The government recently accused a Texas woman of partaking in a health care fraud scheme that took place in Arkansas. The woman allegedly used her role recruiting patients for a company that marketed prescription medications for a Mississippi pharmacy.
Health care fraud is a broad term used to encompass different allegations of criminal activity. The types of allegations the government commonly prosecutes for health care fraud can vary year to year.
The medical profession's first concern should be the welfare of the patient. Most physicians, nurses and other medical professionals go into this field because they share a similar belief. However, as is true in any profession, there are some who stray and find the lure of financial rewards too much to ignore.
The Centers for Medicare and Medicaid Services (CMS) take violations to healthcare laws very seriously. A conviction can come with hefty penalties that may include exclusion from federal healthcare programs, fines and, in severe cases, imprisonment.
A trial this week involving the once-celebrated Dallas-based Forest Park Medical Center is said to be one of the biggest health care fraud trials in history. There are as many as 150 witnesses as part of the government's case against ten defendants, which include four surgeons and one pain doctor.
Lawmakers often pass or change laws with good intentions. In some cases, those intentions may not translate in the real world. An attempt to thwart wrongdoing can result in an unnecessarily confining situation.
The government is working to transform our healthcare system into one that pays for value. The Health and Human Services Department (HHS) recognizes that care coordination is an important tool to meeting this goal. However, the government has also recognized physicians and other medical professionals abused this system with the use of kickbacks solely intended for financial gain. To thwart such abuse, the government had previously passed Anti-Kickback laws.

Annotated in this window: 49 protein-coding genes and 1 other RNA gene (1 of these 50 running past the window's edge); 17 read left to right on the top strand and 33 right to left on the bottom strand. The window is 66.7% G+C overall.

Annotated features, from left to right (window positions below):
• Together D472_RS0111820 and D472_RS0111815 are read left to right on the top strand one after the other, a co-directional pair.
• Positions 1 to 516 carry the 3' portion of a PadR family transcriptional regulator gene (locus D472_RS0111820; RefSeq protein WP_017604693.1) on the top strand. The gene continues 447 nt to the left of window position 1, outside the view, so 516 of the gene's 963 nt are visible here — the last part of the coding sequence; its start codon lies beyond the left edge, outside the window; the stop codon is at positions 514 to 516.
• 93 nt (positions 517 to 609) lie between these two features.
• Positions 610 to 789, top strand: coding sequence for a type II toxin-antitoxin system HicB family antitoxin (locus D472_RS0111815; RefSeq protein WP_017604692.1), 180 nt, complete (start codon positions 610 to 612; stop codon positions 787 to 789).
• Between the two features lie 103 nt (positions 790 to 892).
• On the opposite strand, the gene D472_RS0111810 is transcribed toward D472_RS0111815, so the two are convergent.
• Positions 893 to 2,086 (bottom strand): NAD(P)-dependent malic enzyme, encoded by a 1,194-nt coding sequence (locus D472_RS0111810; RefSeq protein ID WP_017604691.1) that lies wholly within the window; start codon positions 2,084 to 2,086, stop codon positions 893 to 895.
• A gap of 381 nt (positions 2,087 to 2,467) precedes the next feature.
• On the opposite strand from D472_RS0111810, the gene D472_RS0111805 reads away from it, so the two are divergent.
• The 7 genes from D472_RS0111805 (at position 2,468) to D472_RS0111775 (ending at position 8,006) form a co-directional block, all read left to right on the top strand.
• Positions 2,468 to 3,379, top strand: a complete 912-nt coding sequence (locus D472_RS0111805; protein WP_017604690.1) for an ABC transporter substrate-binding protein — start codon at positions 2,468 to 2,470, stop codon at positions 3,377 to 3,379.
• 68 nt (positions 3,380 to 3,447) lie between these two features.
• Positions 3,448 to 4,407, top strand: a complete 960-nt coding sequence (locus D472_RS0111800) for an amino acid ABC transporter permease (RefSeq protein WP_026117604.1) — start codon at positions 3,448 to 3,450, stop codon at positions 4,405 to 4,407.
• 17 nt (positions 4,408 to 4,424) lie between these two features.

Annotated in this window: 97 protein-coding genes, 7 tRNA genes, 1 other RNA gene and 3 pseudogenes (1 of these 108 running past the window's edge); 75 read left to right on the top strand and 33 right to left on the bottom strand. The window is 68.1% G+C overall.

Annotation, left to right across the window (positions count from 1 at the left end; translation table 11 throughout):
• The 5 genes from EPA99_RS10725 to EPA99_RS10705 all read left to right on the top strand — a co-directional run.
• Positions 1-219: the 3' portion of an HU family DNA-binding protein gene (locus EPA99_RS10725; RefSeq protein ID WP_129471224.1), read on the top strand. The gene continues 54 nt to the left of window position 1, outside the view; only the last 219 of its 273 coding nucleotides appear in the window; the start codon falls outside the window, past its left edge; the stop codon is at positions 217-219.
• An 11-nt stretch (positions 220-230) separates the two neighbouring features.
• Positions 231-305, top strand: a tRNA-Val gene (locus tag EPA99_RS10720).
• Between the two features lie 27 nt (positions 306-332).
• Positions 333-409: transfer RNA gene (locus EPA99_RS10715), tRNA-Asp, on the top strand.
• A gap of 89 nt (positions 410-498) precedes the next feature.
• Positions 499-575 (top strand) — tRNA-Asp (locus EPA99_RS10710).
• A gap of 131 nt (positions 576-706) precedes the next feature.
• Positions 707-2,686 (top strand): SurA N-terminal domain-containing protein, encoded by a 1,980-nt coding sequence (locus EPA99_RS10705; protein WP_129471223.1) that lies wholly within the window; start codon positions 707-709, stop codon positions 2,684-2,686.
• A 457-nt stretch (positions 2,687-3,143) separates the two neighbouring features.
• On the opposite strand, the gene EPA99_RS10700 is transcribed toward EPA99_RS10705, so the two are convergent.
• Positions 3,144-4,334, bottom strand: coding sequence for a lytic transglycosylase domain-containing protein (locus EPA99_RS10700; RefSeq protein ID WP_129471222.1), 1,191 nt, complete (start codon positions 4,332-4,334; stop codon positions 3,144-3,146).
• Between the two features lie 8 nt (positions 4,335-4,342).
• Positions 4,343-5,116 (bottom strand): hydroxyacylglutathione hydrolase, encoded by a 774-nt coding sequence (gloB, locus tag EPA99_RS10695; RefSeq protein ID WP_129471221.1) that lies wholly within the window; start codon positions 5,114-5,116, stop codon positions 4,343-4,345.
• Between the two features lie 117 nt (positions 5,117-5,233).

The False Claims Act is a federal law that allows the government or private individuals to file a claim against those who allegedly make false claims for payment against the United States. It is common for an individual to file suit and the government to join in at a later date. These cases can include physicians and health care providers that charge Medicare or Medicaid for services provided to patients.
Texas-based EmCare doctors "provide emergency medicine, hospital medicine, general and trauma surgery, anesthesiology and radiology/teleradiology care to hundreds of hospitals and healthcare facilities throughout the country," the company says on its website. It is perhaps unsurprising that the Dallas firm makes no mention of its recent agreement with the U.S. Department of Justice to settle claims that it engaged in health care fraud.
United Therapeutics Corporation (UT), based in Maryland, has just agreed to settle Anti-Kickback Statute and False Claims Act allegations for $210 million. The drug maker has also entered into a five-year corporate integrity agreement with the Department of Health and Human Services Office of Inspector General.